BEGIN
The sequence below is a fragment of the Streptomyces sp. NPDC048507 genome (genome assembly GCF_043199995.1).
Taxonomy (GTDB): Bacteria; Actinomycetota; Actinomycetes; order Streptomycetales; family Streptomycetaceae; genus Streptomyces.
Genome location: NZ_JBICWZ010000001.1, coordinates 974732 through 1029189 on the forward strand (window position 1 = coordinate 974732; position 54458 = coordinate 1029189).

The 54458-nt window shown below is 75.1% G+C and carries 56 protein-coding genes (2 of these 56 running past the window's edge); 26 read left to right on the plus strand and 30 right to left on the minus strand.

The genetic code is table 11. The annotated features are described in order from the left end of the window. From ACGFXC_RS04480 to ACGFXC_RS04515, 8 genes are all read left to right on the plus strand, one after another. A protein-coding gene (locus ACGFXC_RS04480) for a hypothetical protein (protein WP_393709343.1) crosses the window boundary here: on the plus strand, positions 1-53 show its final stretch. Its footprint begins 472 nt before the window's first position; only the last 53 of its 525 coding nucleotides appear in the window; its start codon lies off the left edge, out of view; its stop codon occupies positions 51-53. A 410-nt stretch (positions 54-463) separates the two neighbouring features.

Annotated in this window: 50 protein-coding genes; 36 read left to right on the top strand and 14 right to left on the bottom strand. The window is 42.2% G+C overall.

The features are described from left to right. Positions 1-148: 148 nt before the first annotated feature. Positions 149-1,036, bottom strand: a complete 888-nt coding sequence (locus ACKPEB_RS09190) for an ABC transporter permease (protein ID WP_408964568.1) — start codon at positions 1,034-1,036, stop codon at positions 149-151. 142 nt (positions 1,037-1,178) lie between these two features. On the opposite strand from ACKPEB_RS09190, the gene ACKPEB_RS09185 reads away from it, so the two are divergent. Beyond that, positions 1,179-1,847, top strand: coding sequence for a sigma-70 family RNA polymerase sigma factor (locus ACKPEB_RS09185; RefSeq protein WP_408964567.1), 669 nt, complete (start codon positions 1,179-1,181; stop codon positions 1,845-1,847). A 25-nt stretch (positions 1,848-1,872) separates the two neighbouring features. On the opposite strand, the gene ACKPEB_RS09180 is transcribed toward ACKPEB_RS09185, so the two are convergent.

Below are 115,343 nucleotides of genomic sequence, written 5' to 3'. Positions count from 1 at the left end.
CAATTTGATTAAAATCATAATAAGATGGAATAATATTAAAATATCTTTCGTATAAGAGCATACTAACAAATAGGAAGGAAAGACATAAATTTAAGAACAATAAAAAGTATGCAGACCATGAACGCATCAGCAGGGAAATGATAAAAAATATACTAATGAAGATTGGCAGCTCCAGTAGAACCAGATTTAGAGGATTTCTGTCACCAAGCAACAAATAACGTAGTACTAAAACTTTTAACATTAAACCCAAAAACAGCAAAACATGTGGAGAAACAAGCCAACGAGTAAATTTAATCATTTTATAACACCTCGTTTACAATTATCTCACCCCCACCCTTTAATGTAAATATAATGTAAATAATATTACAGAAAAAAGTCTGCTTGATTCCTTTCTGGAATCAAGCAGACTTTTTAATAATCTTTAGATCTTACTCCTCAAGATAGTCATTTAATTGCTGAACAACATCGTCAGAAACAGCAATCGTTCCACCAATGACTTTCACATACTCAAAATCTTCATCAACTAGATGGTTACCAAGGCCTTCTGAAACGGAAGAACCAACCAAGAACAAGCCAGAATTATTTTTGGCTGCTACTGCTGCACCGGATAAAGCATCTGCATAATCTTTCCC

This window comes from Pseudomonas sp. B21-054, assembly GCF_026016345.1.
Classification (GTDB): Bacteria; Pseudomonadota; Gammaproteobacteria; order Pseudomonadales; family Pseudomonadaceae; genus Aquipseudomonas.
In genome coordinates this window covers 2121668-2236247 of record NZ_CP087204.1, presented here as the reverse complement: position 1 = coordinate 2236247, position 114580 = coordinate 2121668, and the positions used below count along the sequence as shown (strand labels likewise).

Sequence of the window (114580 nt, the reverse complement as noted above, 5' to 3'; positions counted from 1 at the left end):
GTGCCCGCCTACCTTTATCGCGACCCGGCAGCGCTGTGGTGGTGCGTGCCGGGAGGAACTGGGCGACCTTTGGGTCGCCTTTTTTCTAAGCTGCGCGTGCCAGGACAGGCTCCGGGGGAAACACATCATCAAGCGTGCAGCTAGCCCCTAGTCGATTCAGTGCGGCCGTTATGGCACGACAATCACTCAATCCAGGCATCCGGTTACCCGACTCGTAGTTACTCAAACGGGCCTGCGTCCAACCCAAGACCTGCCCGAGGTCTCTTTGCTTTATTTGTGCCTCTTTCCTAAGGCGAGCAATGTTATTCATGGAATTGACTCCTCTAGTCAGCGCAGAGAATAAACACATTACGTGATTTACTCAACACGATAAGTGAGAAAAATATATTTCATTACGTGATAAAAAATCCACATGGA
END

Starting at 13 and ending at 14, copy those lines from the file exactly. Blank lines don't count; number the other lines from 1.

Sequence of the window (114580 nt, the reverse complement as noted above, 5' to 3'; positions counted from 1 at the left end):
GTGCCCGCCTACCTTTATCGCGACCCGGCAGCGCTGTGGTGGTGCGTGCCGGGAGGAACTGGGCGACCTTTGGGTCGCCTTTTTTCTAAGCTGCGCGTGCCAGGACAGGCTCCGGGGGAAACACATCATCAAGCGTGCAGCTAGCCCCTAGTCGATTCAGTGCGGCCGTTATGGCACGACAATCACTCAATCCAGGCATCCGGTTACCCGACTCGTAGTTACTCAAACGGGCCTGCGTCCAACCCAAGACCTGCCCGAGGTCTCTTTGCTTTATTTGTGCCTCTTTCCTAAGGCGAGCAATGTTATTCATGGAATTGACTCCTCTAGTCAGCGCAGAGAATAAACACATTACGTGATTTACTCAACACGATAAGTGAGAAAAATATATTTCATTACGTGATAAAAAATCCACATGGA